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“At 23:56 on 23rd October 1963, Zambians rose in reverence of the Union Jack, the de facto national flag of the United Kingdom, for the last time as it lowered, signifying the end of British rule in Zambia.”

― Precious Mwansa-Chisa

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The Zambian economy is on the rise again after recent difficult and turbulent times on the backdrop of falling commodity prices, shining a ray of hope for the country.

It is heartening to note that Zambia’s economic credentials are robust due to abundant natural resources, political stability and an attractive foreign investment climate.

Lately, there has been emphasis on economic diversification, premised on agriculture, manufacturing, construction and tourism. Thus, the Strategy on Industrialisation and Job Creation is in place to promote growth, contribute to employment and assist in the expansion of the country’s economic base.

Government launched an Economic Recovery Programme (Zambia Plus) in October 2016. Anchored on five central pillars – fiscal sustainability, increasing social protection, cutting waste, improving budget credibility and promoting economic stability by reducing constraints to private sector development – this home-grown initiative should be tailored to cultivate investor confidence and stabilise it.

A potential aid programme is under discussion with the International Monetary Fund (IMF), following concerns raised on the country’s budget deficit. The IMF has supported Zambia’s fiscal consolidation programme over the years, and believes that a well-structured and all-encompassing package would unveil the synergy to global markets.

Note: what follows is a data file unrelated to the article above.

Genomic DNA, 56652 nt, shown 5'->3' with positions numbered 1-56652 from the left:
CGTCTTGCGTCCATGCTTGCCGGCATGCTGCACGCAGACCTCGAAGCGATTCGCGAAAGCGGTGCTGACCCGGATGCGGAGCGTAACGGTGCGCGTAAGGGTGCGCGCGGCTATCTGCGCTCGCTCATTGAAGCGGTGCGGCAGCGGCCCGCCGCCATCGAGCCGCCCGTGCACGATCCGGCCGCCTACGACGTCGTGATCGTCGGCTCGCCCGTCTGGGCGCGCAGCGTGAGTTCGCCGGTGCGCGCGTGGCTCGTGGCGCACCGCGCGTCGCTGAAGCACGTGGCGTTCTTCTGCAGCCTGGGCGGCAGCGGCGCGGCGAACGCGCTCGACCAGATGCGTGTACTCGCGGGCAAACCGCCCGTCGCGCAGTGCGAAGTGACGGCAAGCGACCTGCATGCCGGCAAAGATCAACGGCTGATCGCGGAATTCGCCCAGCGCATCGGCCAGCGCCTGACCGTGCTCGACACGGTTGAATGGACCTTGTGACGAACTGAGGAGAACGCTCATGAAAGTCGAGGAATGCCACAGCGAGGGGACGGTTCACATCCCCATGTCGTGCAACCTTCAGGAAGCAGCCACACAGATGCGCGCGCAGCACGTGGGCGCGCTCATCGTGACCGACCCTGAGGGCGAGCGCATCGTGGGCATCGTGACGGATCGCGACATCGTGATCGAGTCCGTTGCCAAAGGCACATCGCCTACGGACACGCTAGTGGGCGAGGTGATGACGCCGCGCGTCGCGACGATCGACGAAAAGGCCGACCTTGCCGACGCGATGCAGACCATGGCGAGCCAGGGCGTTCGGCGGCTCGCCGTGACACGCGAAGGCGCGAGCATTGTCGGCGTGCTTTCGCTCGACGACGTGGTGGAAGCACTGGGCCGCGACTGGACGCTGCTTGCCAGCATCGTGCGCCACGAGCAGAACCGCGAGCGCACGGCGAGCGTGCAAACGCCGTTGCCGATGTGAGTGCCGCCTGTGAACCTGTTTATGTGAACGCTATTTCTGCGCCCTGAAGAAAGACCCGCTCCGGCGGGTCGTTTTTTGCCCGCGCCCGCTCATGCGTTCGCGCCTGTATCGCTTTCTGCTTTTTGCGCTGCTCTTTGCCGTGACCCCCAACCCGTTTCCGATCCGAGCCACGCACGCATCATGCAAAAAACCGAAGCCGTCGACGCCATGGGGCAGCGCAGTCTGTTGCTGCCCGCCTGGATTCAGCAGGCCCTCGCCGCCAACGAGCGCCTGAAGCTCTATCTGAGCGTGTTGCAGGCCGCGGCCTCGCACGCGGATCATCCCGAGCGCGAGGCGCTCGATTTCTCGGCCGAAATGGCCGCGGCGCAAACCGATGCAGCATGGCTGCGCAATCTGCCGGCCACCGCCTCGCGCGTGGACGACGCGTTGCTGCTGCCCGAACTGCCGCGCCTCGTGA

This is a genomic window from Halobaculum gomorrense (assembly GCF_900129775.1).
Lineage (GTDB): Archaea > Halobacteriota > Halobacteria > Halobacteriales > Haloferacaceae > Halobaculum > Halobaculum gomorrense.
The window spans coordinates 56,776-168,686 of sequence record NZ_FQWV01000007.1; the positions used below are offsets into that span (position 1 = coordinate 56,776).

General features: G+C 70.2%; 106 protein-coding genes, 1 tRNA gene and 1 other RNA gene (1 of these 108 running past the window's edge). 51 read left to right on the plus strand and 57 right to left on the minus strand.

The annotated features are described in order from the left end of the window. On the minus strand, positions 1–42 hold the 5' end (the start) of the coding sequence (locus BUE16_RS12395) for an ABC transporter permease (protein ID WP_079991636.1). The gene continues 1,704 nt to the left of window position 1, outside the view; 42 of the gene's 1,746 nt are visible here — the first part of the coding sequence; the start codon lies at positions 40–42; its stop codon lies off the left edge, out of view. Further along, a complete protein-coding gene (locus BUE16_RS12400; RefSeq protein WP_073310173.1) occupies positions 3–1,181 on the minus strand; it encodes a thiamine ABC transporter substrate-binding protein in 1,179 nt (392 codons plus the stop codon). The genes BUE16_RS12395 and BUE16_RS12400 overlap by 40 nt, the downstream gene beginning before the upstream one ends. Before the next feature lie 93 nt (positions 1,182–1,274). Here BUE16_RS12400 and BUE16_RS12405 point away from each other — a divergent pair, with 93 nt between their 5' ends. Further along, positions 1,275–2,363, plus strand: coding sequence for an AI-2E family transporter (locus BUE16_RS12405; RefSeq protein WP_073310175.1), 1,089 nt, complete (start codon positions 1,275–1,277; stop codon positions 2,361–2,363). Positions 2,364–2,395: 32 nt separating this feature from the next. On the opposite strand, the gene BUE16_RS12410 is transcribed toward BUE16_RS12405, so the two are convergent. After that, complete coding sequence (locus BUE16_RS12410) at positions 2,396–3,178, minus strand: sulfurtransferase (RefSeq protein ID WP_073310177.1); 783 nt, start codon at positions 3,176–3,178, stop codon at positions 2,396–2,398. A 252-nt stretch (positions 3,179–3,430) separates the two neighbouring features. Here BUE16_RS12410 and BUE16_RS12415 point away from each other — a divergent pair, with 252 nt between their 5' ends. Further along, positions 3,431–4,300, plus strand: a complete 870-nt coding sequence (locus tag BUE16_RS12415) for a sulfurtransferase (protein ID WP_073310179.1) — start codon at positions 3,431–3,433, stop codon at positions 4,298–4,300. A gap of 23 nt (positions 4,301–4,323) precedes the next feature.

The Seventh National Development Plan, 2017 – 2021 (7NDP) under the theme: ‘Accelerating development efforts towards the Vision 2030 without leaving anyone behind’ has been launched.

The goal of the Plan is to create a diversified and resilient economy for sustained growth and socio-economic transformation driven, inter alia, by agriculture, tourism, manufacturing and mining.


The country is currently undergoing a massive renaissance in all sectors of the economy, with roads and real estate being on the top rungs of the ladder. Indeed, someone who last came to Lusaka in the 1980s or 90s would get lost in the myriad of developments that have sprouted in the city. Other cities have also seen significant developments and transformed over the years.

Economic growth for 2018 was projected at between 4 to 4.5 percent, an increase from 3.4 percent in 2017. This was on the backdrop of improved performance in mining, construction, manufacturing and wholesale and retail trade backed by a stable and reliable energy supply, all integral ingredients for growth. Agriculture remained subdued due to prolonged dry spells as the sector is largely rain-fed.

Inflation has remained relatively stable within the target range of six to eight percent while lending rates declined to an average of 23.5 percent from an average of 26.7 percent the previous year. However, these rates are still too high for the private sector to thrive.

Earnings increased by 20.7 percent to $4.6 billion during the first half of the year from $3.8 billion over the same period in 2017. Copper exports accounted for the bulk of this at $3.5 billion from $2.9 billion in the wake of an increase in price and export volumes. Non-traditional exports (NTEs) stood at $911 million, a 17.7 percent increase from $774.1 million.